How do I send in mail to an inmate in prison?
Address it to the inmate's name and prison identification number, if known, and include the address of the prison which they are assigned to.
Correspondence must bear the name and full address of the sender on the outside of the envelope/package. Nick-names and aliases will not be accepted as the name of a sender.
What are inmates allowed/not allowed to receive via mail?
Inmates are allowed to receive letters and postcards via mail. Business/payroll checks, cashier's checks or money orders can also be sent in to an inmate for deposit into their inmate bank account. Do not send cash. It will be rejected. Inmates can also receive approved books and magazines, but only directly from the publisher.
Inmates cannot receive any correspondence from any other inmate housed in a penal or correctional facility (federal, state, county or contract facility) unless the other inmate is an immediate family member. The Deputy Warden or their designee must authorize correspondence between immediate family members.
Items that inmates are not allowed to receive include:
- Any contraband (items not allowed in prison);
- Instructions for the manufacture or use of a weapon, explosive, drugs, drug paraphernalia or alcoholic beverages;
- Items that advocate violence or may cause violence or other serious disruption of the security and disciplined operation of the institution;
- Materials that illustrate, explain, describe or teach the ability to manipulate a locking device or restraint device;
- Materials which indicate gang activity;
- Materials depicting nudity or encouraging sexual behavior that is criminal in nature or detrimental to an inmate's rehabilitation;
- Threats, blackmail, extortion or similar violations of postal regulations.
Other items you cannot send in to inmates include postage stamps, envelopes, stamped envelopes, stickers, maps, calendars, Polaroid photos, homemade cards or envelopes, musical cards, homemade craft items, and food. Inmates are limited to receiving no more than four small newspaper clippings and no more than four sheets of extra paper unrelated to the correspondence itself (such as drawings, poems, music, etc.).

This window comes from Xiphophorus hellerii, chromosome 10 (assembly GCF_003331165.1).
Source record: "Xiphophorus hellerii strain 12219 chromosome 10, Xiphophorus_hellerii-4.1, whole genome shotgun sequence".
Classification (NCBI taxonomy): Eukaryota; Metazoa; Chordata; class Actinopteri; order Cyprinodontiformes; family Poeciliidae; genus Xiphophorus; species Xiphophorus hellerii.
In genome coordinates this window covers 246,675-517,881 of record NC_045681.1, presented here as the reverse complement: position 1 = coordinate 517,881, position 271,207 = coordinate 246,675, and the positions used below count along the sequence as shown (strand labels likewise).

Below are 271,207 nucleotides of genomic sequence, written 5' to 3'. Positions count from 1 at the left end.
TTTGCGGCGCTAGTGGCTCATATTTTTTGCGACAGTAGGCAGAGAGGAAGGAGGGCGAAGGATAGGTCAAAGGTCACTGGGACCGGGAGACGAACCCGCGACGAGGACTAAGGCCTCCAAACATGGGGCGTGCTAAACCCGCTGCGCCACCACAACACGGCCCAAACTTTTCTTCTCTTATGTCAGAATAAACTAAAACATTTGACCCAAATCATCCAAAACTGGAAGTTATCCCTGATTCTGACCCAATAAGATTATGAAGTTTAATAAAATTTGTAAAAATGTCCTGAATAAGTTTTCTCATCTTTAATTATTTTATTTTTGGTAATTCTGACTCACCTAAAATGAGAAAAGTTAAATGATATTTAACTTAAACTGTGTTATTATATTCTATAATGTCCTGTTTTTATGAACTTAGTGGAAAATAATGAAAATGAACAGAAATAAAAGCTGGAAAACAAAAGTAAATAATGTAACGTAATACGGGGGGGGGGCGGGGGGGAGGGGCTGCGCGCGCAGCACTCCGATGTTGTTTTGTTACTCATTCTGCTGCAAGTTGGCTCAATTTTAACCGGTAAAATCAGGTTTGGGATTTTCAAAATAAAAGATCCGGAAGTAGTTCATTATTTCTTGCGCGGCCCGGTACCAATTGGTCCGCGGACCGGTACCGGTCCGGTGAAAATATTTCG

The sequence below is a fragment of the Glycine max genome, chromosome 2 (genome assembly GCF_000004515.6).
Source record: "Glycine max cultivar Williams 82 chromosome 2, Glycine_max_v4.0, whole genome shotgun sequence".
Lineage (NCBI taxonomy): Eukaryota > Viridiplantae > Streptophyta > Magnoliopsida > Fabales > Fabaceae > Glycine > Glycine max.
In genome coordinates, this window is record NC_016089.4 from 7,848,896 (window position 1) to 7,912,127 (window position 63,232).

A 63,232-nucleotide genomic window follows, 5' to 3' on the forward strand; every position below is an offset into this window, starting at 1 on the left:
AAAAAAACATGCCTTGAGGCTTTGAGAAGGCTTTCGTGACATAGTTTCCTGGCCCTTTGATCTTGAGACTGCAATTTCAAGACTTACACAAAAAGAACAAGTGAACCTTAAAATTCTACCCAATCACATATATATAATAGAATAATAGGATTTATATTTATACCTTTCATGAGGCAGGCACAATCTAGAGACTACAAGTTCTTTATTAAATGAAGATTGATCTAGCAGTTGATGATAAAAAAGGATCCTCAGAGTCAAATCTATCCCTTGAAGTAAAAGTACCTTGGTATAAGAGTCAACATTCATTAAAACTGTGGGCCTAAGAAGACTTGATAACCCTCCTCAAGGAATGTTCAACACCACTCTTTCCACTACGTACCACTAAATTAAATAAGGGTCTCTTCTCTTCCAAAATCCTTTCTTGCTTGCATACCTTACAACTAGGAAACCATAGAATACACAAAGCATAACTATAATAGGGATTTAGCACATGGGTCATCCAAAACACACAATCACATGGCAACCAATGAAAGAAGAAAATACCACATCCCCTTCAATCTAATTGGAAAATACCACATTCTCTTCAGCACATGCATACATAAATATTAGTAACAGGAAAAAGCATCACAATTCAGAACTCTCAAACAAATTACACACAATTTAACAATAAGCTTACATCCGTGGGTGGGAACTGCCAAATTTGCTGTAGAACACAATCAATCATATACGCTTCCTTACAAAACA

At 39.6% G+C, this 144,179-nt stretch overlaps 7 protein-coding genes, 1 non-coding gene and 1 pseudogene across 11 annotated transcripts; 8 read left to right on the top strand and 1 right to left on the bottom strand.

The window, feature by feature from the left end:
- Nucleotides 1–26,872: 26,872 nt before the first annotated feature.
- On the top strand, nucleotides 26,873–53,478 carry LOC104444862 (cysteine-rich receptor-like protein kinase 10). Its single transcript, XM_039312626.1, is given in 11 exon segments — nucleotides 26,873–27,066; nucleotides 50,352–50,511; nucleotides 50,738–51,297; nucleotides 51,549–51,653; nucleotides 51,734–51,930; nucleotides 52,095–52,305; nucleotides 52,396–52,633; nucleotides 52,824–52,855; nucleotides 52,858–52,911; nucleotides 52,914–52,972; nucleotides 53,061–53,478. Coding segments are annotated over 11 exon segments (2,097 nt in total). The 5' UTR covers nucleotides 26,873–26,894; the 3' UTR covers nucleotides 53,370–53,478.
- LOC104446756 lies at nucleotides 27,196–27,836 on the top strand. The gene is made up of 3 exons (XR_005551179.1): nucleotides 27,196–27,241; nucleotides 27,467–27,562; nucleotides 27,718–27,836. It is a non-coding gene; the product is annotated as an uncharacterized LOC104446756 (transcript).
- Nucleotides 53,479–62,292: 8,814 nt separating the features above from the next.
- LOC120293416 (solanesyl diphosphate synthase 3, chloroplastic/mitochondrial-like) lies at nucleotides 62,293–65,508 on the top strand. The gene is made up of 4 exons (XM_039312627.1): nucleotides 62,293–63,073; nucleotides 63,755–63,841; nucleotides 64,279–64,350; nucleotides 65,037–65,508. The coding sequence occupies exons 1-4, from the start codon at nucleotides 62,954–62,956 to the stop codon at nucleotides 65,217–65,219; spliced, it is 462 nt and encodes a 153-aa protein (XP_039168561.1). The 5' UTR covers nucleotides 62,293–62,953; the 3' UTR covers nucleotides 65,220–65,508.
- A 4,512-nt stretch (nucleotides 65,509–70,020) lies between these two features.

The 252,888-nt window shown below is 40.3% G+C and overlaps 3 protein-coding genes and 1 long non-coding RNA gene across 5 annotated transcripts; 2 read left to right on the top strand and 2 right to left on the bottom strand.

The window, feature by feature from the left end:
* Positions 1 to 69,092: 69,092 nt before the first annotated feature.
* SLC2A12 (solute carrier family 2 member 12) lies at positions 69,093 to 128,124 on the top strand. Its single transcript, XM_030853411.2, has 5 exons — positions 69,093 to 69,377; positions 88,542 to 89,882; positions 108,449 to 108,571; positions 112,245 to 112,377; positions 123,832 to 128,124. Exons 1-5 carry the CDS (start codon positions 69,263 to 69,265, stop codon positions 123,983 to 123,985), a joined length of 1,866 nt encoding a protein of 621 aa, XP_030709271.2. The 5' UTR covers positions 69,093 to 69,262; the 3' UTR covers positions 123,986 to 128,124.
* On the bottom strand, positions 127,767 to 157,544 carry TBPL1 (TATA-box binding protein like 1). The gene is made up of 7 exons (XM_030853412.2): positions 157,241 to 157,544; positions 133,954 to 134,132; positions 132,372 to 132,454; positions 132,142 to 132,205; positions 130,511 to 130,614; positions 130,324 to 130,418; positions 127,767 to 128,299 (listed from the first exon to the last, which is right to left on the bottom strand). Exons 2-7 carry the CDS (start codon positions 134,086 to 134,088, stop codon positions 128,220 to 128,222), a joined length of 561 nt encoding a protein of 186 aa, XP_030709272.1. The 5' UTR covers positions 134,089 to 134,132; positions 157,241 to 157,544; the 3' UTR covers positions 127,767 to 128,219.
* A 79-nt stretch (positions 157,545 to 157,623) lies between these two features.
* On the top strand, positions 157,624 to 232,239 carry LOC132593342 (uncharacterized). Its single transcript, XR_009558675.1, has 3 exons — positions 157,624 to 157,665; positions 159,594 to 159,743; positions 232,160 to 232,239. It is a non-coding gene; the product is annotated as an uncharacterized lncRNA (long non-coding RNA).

Free advertising materials, fliers, non-subscriptive third class/bulk rate mail, free catalogs or pamphlets will also not be delivered to inmates.
Is incoming and outgoing mail searched?
Yes. Outgoing general correspondence from an inmate may be inspected and read, unless it is Privileged/Legal correspondence (clearly identified on the envelope or package as meant for an attorney, judge, officer of the court, an organization or entity known to provide legal services to inmates or to governmental officials or agencies which identify the mail as personal or privileged).
Incoming correspondence will be opened and inspected by staff and may be read by staff. Privileged/Legal correspondence is opened in the presence of the inmate and inspected for contraband. It is not read by staff.
Correspondence that is believed to be in violation of criminal law, a Prohibited Act, DOC Policy, facility Operations Memorandum may be confiscated and used as evidence during the disciplinary process.
How does an inmate get paper, stamps and envelopes to send letters?
Inmates have access to those items through the prison commissary. They must purchase these items through the prison commissary.
How do I know a letter I receive is from an inmate?
All outgoing correspondence must bear the inmate's name and ID number as a return address. Nick-names and aliases are not accepted as the name of a sender. Outgoing correspondence that does not contain the proper return address is rejected.
Do inmates have access to the internet and their own e-mail accounts?
What happens to mail that is sent to an inmate and not delivered to them before they are released/transferred?
First class mail may be forwarded to released inmates, provided a forwarding address is available.
Mail that cannot be forwarded will be returned to sender, if the sender is known. Acceptable correspondence will be forwarded to inmates who have transferred to other facilities.